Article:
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Scottish startup Microplate Dx secures £2.5M to reduce deaths caused by drug-resistant infections

Microplate Dx founders
Picture credits: Microplate Dx

Urinary tract infection (UTI) is one of the most common bacterial infections, with research estimating there are at least 92 million people worldwide experiencing UTIs annually. In the UK alone, UTIs were responsible for 13.7% of all antibiotics prescribed in community practice in the NHS. Microplate Dx’s platform will help tackle UTIs and the company has already completed several successful clinical studies. 

Raises £2.5M for US expansion

Now, the Glasgow diagnostics spinout Microplate Dx has closed a £2.5 million seed funding round to develop its point-of-care diagnostic platform. The funding came from existing investors, including Deepbridge Capital LLP and the University of Strathclyde alongside new investors Scottish Enterprise (which backed BDD and SOLASTA Bio), impact investor SIS Ventures, and Boston-based life sciences investor Thairm Bio. 

The new funding will allow Microplate Dx to continue its clinical trials in 2024/25. The company also intends to launch its platform commercially across European pharmacies and enter into the US market. The company currently employs 12 staff with plans to increase headcount by 25% over the coming year.

Ben Carter, Head of Life Sciences at Deepbridge Capital, commented: “Microplate Dx is exactly the type of highly innovative and growth-focused Company that the Enterprise Investment Scheme is designed to empower. Working with partners at the University of Strathclyde, Scottish Enterprise, SIS Ventures and Thairm Bio highlights the positive impact of collaboration; supporting an ambitious organisation which is seeking to address one of the world’s most pressing scientific challenges. Dr Hannah and the team have made remarkable progress to date and we are delighted that our funding, provided by the Deepbridge Life Sciences EIS, can assist Microplate Dx’s exciting future progress.”

Professor Sir Jim McDonald, Principal & Vice-Chancellor of the University of Strathclyde, said: “Microplate Dx is a hugely innovative University spinout that is on an incredibly exciting journey to develop cutting edge technology that has the potential to transform diagnostic techniques and positively impact people’s health and well-being. The University is delighted to make further investments in the company to support their progress with clinical trials and take further steps towards commercialisation. They are led by a great team and I am confident they will achieve their targeted success.”

Kerry Sharp, Director of Entrepreneurship and Investment at Scottish Enterprise, said: “Our investment in Microplate Dx typifies our support for early-stage, high-growth companies; having assisted with the development of the platform through our High Growth Spinout Programme and follow-on grant funding, contributing to this round alongside our co-investors will help commercialise the technology and potentially expand its reach into new infectious disease areas of significant clinical need.”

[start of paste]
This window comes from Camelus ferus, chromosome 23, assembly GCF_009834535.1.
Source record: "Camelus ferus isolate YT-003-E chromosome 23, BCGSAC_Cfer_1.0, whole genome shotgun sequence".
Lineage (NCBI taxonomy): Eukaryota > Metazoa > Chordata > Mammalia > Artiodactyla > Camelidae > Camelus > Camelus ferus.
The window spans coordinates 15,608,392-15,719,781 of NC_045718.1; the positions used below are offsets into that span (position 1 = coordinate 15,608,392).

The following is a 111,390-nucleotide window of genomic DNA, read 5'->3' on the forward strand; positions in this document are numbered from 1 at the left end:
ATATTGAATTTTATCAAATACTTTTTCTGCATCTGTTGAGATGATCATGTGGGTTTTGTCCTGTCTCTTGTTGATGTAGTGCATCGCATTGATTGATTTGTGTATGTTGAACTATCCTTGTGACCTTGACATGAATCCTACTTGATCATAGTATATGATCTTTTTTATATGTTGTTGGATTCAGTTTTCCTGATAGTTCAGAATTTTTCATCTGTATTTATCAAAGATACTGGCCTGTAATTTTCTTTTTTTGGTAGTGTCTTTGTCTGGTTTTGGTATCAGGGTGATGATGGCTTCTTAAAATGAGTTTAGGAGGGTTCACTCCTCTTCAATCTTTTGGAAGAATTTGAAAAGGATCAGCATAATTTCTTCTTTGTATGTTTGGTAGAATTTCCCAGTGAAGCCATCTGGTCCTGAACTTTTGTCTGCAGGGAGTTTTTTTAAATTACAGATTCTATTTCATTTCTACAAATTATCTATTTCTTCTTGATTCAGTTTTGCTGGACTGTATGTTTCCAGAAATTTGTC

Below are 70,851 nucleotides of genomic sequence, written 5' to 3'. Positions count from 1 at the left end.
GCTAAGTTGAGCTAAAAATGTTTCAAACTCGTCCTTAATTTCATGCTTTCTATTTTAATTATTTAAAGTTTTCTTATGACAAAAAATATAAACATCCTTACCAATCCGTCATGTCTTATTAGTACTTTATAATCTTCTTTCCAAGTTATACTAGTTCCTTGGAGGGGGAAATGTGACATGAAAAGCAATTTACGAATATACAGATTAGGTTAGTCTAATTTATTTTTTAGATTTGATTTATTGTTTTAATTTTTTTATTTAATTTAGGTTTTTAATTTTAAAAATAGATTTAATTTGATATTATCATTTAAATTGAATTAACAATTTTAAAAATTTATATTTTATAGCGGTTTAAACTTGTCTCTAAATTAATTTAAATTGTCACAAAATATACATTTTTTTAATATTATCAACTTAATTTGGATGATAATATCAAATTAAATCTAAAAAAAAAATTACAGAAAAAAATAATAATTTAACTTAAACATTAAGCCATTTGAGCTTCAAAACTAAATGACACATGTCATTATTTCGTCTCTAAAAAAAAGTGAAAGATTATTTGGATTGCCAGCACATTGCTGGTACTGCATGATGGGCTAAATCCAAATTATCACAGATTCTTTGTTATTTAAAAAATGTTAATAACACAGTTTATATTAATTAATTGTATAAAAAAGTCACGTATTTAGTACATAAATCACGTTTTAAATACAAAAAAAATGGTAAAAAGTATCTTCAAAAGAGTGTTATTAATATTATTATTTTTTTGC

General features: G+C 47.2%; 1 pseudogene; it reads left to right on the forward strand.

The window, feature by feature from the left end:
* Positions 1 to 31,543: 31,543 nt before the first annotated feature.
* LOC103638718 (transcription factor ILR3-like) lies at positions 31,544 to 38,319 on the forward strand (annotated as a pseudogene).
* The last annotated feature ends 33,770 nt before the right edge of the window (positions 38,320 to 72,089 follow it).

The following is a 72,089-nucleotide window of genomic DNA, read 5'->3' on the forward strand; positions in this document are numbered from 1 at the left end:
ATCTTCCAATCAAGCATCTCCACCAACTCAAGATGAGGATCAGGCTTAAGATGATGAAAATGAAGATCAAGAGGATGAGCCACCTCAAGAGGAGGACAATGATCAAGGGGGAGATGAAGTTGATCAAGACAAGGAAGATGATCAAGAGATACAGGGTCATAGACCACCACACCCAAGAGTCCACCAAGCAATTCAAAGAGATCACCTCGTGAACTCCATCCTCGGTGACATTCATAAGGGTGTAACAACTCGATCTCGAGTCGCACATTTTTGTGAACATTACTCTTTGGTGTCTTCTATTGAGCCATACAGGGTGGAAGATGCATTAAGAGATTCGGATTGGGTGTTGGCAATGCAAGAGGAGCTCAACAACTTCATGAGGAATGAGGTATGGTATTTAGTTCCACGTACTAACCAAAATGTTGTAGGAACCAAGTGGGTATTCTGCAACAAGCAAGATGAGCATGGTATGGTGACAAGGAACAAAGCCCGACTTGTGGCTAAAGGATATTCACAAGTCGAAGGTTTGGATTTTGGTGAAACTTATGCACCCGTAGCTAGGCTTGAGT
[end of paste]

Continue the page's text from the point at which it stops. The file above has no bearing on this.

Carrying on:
Arran Dewar, Executive Director, SIS Ventures added: “Microplate Dx aligns perfectly with SIS Ventures’ goal of investing in impact-led enterprises to help address society’s greatest challenges and needs. Through its mission of improving patient quality of life, impact is at the very core of the company’s DNA. We’re looking forward to helping Stuart and his team continue embedding this impact, alongside ESG, as the business grows.”

Rapid test for antibiotic resistance 

Microplate Dx is a spin-out from the University of Strathclyde in 2022. It was founded by Dr Stuart Hannah alongside co-founders Professor Damion Corrigan, Professor Paul Hoskisson and Dr Poonam Malik.

Combining novel hardware with proprietary data processing algorithms, Microplate Dx has developed a platform for rapid antibiotic susceptibility testing, enabling the optimum antibiotic to be prescribed by a clinician in minutes rather than days. The platform confirms the presence of bacteria and guides a patient’s doctor to effective treatment by rapidly identifying effective antibiotics to use and which ones to avoid. Also, it helps reduce the number of deaths from drug-resistant infections.

Dr Stuart Hannah, Microplate Dx CEO, said: “Our mission at Microplate Dx is to improve the quality of lives for patients by providing antimicrobial stewardship cost-effectively. Any delay in identifying the correct antibiotic for treatment can put lives at risk and huge pressure on clinical decision-making, especially when the antibiotic sensitivity data that Microplate Dx can produce in an hour or less compared to the current approach that can take two days using existing techniques.”

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